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Math Help - probability help!

  1. #1
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    Question probability help!

    can show me how to do this step by step plz!!


    The table below shows the results of rolling a fair number cube 50 times during a classroom activity.

    # cube data

    outcome|Frequency
    1 | 7
    2 |12
    3 |10
    4 |9
    5 |8
    6 | 4


    What is the difference between the theoretical probability of rolling a number less than 4 and the experimental results recorded in the table above?
    F.8%
    G.79%
    H.58%
    J.29%
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  2. #2
    Member
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    Quote Originally Posted by whatxxever_2009 View Post
    can show me how to do this step by step plz!!


    The table below shows the results of rolling a fair number cube 50 times during a classroom activity.

    # cube data

    outcome|Frequency
    1 | 7
    2 |12
    3 |10
    4 |9
    5 |8
    6 | 4


    What is the difference between the theoretical probability of rolling a number less than 4 and the experimental results recorded in the table above?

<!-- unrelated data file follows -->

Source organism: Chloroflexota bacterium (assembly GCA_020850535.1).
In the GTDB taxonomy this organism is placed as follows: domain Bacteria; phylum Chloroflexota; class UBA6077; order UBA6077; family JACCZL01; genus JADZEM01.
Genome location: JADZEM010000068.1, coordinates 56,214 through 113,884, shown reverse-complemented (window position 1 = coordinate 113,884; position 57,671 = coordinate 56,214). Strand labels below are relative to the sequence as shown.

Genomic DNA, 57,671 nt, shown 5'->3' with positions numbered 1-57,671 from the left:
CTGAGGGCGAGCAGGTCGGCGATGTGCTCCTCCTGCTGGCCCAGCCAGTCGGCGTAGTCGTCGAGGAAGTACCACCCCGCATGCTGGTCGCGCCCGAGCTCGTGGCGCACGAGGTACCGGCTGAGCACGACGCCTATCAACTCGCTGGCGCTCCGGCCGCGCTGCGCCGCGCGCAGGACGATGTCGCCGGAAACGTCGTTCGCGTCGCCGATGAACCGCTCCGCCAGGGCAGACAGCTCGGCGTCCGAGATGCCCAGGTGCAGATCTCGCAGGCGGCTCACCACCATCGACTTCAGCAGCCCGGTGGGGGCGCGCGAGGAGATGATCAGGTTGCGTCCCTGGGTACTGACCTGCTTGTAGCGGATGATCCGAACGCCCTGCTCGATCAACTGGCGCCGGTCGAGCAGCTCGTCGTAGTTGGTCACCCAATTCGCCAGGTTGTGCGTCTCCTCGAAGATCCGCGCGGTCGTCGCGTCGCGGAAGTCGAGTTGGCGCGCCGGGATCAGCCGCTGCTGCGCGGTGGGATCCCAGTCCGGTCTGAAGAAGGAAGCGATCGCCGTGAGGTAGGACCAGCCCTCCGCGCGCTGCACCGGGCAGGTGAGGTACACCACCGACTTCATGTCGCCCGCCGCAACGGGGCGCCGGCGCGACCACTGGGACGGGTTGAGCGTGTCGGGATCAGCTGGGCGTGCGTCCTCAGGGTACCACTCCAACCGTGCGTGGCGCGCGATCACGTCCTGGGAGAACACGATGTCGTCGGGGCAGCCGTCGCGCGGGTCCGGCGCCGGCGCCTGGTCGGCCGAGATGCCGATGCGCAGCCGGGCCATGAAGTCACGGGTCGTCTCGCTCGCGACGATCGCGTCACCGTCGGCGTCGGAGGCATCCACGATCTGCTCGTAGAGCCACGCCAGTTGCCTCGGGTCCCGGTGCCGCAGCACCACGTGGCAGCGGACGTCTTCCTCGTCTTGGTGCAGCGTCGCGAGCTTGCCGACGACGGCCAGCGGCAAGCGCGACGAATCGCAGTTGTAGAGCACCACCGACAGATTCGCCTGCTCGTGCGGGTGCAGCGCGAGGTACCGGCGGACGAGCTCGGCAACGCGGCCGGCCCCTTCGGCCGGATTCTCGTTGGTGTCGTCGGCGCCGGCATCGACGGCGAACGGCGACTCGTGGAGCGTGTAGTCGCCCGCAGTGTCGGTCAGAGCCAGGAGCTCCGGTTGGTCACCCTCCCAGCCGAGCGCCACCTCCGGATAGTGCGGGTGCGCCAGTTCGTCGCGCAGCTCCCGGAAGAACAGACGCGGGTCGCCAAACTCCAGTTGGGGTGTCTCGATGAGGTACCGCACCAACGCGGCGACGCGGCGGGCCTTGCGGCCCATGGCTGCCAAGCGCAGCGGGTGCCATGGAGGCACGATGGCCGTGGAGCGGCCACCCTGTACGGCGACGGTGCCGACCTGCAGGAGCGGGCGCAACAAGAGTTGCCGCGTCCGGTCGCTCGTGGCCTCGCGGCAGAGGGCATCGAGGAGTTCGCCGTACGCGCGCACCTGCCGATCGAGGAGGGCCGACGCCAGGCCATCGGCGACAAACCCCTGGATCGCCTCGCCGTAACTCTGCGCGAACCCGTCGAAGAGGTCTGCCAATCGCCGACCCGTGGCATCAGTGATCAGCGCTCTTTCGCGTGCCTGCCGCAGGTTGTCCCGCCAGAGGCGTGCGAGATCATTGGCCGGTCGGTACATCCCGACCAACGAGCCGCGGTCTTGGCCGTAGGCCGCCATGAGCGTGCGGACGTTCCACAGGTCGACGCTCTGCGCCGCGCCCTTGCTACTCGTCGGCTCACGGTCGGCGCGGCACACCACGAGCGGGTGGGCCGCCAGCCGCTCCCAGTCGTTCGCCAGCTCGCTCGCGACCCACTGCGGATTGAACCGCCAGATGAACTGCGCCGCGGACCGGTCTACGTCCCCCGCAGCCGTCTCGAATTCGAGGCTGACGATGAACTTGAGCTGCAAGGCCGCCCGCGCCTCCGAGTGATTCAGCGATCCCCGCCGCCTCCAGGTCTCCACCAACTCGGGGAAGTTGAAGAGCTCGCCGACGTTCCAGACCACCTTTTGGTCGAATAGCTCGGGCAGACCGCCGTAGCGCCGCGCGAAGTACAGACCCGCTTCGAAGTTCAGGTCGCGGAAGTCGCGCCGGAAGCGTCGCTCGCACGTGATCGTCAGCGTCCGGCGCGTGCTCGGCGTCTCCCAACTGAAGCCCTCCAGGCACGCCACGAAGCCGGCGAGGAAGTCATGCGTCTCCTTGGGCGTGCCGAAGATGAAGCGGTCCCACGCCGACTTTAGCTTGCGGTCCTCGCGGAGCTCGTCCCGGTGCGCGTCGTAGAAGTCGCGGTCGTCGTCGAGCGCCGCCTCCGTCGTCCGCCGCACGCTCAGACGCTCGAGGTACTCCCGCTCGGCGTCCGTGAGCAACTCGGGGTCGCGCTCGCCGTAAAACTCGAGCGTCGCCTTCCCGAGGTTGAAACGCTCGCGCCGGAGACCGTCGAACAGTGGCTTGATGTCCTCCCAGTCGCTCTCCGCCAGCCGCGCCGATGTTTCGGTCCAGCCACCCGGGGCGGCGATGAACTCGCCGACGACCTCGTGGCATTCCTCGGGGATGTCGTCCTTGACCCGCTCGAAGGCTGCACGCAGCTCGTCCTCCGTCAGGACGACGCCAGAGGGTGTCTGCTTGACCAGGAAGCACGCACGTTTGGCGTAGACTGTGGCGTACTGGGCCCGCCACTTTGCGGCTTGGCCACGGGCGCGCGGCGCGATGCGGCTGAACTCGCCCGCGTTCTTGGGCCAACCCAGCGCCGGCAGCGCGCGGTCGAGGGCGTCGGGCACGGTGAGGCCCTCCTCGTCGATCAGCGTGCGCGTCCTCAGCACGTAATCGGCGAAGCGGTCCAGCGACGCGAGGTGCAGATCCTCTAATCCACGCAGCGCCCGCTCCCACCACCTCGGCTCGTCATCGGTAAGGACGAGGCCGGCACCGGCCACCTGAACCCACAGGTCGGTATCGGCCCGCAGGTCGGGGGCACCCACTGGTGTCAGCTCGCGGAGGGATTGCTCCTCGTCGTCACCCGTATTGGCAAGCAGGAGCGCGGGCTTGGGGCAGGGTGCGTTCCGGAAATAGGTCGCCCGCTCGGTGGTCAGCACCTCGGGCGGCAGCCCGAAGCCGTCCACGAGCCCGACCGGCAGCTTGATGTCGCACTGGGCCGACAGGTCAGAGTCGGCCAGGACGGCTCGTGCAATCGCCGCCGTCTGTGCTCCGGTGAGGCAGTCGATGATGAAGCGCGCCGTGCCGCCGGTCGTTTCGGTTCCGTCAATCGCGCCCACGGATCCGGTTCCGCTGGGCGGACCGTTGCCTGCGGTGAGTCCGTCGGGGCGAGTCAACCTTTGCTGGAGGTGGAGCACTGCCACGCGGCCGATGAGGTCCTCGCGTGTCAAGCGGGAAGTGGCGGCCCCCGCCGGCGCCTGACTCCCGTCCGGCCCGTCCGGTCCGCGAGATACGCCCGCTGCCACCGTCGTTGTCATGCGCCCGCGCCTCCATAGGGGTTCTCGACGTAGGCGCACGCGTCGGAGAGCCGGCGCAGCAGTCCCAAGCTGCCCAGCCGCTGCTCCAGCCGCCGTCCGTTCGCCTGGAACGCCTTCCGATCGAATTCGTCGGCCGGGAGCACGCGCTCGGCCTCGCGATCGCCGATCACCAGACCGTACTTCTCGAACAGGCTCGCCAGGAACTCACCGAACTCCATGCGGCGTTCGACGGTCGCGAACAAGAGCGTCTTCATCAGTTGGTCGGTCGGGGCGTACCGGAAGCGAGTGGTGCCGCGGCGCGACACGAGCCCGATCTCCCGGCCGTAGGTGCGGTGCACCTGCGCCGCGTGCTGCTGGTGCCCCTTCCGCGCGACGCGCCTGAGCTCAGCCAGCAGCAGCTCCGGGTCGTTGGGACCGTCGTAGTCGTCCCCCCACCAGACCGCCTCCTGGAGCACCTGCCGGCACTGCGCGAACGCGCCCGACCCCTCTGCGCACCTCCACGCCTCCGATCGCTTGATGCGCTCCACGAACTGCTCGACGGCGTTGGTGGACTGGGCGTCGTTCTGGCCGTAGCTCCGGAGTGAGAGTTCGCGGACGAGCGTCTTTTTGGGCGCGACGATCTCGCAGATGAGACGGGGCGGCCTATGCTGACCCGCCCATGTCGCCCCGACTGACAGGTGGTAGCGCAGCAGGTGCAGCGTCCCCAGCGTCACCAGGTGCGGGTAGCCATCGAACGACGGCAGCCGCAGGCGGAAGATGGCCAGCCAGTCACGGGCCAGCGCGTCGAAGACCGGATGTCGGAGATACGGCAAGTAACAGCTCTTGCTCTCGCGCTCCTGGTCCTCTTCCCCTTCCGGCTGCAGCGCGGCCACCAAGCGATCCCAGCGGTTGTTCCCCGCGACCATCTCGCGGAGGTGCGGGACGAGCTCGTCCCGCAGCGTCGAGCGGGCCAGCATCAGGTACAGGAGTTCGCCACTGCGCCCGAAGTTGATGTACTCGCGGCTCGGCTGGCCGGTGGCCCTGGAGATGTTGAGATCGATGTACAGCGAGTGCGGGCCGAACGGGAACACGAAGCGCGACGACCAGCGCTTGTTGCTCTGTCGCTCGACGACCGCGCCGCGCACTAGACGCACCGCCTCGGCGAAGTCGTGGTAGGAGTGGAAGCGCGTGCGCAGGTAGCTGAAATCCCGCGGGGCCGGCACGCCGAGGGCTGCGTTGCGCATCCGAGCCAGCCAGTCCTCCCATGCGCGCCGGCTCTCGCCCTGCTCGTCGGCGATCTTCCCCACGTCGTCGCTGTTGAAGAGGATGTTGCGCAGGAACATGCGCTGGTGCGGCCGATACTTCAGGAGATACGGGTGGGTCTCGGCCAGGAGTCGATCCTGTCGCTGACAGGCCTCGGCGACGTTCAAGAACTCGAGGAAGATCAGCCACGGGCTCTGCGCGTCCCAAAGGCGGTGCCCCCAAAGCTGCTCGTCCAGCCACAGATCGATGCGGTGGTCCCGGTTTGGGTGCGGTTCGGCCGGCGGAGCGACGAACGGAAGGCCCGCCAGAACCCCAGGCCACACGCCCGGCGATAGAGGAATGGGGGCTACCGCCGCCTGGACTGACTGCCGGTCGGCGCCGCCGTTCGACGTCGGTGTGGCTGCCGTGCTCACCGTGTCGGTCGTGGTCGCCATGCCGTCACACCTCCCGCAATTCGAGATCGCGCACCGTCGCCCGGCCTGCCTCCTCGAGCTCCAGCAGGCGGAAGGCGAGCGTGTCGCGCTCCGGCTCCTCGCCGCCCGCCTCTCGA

F.8%
    G.79%
    H.58%
    J.29%
    What is the theoretical probability of rolling a number less than four?
    When the problem says theoretical probability of a fair cube, you assume that every outcome is equally likely.

    The theoretical probability of rolling a number less than 4 with a fair, 6 sided dice is 50% or 3/6=1/2. This is because you can roll either a 1, 2, 3, 4, 5 or 6. half of those outcomes qualify as "less than four".

    To get the experimental result you have to do some more arithmetic.
    7+12+10=29. There are 29, out of 50 trials, where the dice landed on less than 4. so the experimental results are that 29/50=58% of dice rolls are less than 4.

    So the difference between the theoretical probability and the observed, experimental results is 58-50=8%
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  3. #3
    Senior Member Twig's Avatar
    Joined
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    Gothenburg
    Posts
    396

    hi

    Hi

    robeuler already gave you an answer, this should be posted in the probability section though.

    In general, the classical approach for estimating probabilities is through the frequentist approach used here:

    Let A = "Dice showing less than 4", then

     P(A) \approx \frac{\mbox{Number of times showing less than 4}}{\mbox{Total number of trials}}

    Note the  \approx sign, because we would need an infinite number of trials to be certain about the true probability.

    Thus,  \lim_{n\rightarrow \infty} \frac{N_{A}}{N} = P(A)
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